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In Conversation with Frances Priest

How did you become a ceramicist?

I was very lucky to be tutored by renowned ceramic artist David Roberts on a foundation course in Yorkshire. A successful application to the ceramic department in the design school at Edinburgh College of Art allowed me to study for a BA and Postgraduate Diploma in ceramics, graduating in 1999. On graduating, my work was selected for Talente, a survey show of European craft and design graduates organised by the Handwerkskammer of Munich. This prompted me to quickly find a studio space and make new work for the exhibition. I secured a part -time job working in the crafts department of the Scottish Gallery for curator Amanda Game, and second part-time post as ceramic technician at Stewart’s Melville College, and my professional life was underway.

Tell us about what you will be exhibiting at Alter at Fitzrovia Chapel

I am presenting a collection of 17 small works as an installation, alongside 2 larger collage vessel pieces. It is intended that the viewer/owner can hold the 17 piece installation, they can examine and re-arrange the collection and it is inspired by the India pages of the Grammar of Ornament, a compendium of pattern gathered and produced by Victorian architect and designer Owen Jones. 
 
The installation reflects on pattern samples from the book in relation to travels in South West India. Visiting India allowed me to gain a sense of these patterns being used in their homeland along with an understanding of colours and surfaces. These experiences galvanised my intention to make work in response to the book.
 
Through the works I make, I am trying to capture the essence of the book, a sense of the potential and infinite possibilities it holds as you leaf through the pages and encounter ornamental motifs from around the world.

More widely in my work, I am fascinated by how these languages of ornament are interpreted and travel through the hands of designers and makers and the materials and processes they use, this you can see in the larger collage vessels on show at Fitzrovia Chapel.

The collage vessels have no specific reference point for the designs but rather a collage of motifs from a variety of sources, extracted from my sketchbook and collaged together into my own new designs – parquet, tiles, parasols, and swags. I use the title gathering places for all the half-sphere vessel forms because they are just that, places to gather together collections of decorative motifs.

Tell us a bit more about the Grammar of Ornament book that has inspired you so much

The Grammar of Ornament was compiled by Owen Jones as a teaching manual, offering up examples of good design at a time when the British markets were, in Jones’ view, flooded with cheaply produced and badly designed goods. By studying examples of ornament from around the world, Jones attempted to establish a set of design principles that ultimately influenced the thinking of designers such as William Morris and Christopher Dresser. Published in 1856, the book pioneered chromolithographic printing process to produce a sumptuous volume that became an immediate success. It had been re-printed no fewer than nine times by 1910 and facsimile copies continue to be printed to this day. My first encounter with the book was via such a copy, bought from a discount book shop by my Dad and given to me as a gift. I can distinctly remember spending hours as a child tracing the designs with my fingers, leafing from page to page and absorbing the visual languages on display.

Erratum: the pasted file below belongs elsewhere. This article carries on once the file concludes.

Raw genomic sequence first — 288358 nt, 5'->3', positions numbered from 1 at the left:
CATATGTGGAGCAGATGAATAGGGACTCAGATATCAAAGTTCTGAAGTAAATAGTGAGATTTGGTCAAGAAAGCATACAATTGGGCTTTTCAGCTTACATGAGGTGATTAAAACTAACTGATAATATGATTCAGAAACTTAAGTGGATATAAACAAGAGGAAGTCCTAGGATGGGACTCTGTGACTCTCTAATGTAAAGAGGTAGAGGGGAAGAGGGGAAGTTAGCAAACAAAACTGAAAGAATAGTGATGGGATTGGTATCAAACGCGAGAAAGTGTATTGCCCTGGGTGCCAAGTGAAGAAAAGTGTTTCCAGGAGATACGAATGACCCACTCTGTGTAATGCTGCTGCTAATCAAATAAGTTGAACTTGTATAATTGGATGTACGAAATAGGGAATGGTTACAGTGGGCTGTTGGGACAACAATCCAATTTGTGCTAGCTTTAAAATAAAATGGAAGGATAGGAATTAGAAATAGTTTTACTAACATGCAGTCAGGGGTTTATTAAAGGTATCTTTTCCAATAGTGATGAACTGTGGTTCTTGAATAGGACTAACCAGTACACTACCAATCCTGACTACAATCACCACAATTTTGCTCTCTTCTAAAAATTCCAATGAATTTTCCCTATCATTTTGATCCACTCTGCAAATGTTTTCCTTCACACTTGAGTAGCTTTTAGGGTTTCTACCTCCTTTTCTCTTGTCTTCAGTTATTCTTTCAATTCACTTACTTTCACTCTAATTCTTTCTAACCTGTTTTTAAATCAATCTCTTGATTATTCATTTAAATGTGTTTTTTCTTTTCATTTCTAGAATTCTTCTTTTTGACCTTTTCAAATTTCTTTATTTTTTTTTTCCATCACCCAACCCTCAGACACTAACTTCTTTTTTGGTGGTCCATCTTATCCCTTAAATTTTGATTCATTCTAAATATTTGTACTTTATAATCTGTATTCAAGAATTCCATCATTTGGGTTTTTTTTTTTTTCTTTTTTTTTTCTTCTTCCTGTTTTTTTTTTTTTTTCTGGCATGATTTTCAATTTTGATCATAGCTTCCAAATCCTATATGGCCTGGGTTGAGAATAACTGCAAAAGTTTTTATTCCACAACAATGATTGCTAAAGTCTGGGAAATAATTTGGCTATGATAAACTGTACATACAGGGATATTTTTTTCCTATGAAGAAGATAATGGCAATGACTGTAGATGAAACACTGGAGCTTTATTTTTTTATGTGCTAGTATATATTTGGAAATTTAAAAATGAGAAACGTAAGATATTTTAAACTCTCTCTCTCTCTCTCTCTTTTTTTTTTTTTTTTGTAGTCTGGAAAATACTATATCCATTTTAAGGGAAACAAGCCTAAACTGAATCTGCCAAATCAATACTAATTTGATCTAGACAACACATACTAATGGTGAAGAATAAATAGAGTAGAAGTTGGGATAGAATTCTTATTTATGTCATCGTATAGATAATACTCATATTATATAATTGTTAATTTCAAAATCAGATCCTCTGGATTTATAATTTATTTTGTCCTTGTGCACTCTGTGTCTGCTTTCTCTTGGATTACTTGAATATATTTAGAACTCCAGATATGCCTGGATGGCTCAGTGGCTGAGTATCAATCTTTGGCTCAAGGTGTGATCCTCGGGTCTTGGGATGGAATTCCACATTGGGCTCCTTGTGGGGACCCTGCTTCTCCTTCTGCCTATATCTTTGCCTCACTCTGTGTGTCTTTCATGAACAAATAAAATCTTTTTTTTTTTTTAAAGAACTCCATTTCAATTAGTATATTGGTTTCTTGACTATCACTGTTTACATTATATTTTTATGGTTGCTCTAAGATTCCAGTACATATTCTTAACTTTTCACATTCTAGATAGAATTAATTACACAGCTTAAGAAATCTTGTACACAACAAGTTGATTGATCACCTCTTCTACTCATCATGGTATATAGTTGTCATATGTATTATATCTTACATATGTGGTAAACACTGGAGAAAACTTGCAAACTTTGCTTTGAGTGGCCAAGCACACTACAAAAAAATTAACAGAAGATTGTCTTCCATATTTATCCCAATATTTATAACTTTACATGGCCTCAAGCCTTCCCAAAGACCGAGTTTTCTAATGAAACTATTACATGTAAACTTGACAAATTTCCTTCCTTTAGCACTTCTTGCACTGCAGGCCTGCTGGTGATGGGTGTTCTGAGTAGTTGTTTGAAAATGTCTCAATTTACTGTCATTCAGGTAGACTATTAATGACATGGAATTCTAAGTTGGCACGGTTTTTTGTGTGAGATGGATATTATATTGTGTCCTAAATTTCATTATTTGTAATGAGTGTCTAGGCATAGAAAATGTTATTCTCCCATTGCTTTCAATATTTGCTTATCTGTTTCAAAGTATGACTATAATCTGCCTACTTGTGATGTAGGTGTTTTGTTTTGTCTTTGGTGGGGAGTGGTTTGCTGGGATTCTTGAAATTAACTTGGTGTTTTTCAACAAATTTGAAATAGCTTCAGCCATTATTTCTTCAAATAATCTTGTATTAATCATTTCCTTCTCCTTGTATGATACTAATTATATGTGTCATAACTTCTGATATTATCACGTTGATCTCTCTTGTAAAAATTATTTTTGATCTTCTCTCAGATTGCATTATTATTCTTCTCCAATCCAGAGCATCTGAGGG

Walk us through making one of your vessels… what materials and techniques do you use?

I use hand-building and press moulding techniques to make the forms, refining them back to very smooth, pristine surfaces. The patterns are then inscribed into the clay using a combination of scalpel and hand-formed aluminium stamps, along with paper stencils and graph paper used for plotting out designs. I usually work on paper first to develop the pattern designs before moving onto clay test tiles to work out how to translate these designs into clay. Later these tiles become useful for glaze testing. I like the patterns to have a life of their own so there is an element of chance in how the final designs are drawn out, almost like a controlled doodle. 
 
Depending on the scale of the work, the drawing can take up to a month to complete. The work is then left to dry slowly and evenly before a high bisque firing. Once fired, I use oxide washes to highlight the inscribed lines and a combination of hand-painted glaze and vitreous slips to add the surface colour. The combination of gloss glaze and matt slip adds another level of interest to the finished surfaces and I also like to incorporate the clay body into the finished designs.